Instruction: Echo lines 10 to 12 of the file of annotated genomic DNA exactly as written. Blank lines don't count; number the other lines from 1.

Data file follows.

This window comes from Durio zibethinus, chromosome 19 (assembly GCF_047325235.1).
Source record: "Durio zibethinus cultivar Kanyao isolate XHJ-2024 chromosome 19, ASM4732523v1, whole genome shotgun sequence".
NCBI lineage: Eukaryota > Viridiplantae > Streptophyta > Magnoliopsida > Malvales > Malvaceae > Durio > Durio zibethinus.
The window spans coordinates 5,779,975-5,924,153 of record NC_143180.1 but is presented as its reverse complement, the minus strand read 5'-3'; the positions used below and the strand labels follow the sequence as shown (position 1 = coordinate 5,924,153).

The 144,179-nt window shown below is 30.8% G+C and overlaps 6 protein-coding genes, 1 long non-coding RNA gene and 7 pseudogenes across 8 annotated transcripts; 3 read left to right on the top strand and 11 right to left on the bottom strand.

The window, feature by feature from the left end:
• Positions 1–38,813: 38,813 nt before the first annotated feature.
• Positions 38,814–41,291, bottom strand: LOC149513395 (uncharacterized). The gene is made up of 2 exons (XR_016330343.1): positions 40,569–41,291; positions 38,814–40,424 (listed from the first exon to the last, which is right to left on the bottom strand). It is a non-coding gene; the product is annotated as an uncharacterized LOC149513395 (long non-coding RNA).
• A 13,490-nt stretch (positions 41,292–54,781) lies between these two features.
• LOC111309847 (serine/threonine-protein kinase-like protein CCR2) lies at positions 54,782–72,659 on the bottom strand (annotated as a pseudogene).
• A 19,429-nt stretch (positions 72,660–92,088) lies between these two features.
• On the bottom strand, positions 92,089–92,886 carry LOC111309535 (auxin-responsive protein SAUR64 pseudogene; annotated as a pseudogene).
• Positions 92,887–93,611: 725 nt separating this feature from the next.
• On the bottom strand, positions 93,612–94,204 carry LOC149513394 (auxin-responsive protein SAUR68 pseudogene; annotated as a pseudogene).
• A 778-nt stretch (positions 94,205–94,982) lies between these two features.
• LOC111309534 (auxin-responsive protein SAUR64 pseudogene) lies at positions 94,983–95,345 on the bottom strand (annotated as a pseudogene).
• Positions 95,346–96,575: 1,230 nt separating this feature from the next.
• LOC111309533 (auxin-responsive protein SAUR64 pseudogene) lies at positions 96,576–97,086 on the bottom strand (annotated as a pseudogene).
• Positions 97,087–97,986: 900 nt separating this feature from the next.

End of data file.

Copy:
• LOC111309847 (serine/threonine-protein kinase-like protein CCR2) lies at positions 54,782–72,659 on the bottom strand (annotated as a pseudogene).
• A 19,429-nt stretch (positions 72,660–92,088) lies between these two features.
• On the bottom strand, positions 92,089–92,886 carry LOC111309535 (auxin-responsive protein SAUR64 pseudogene; annotated as a pseudogene).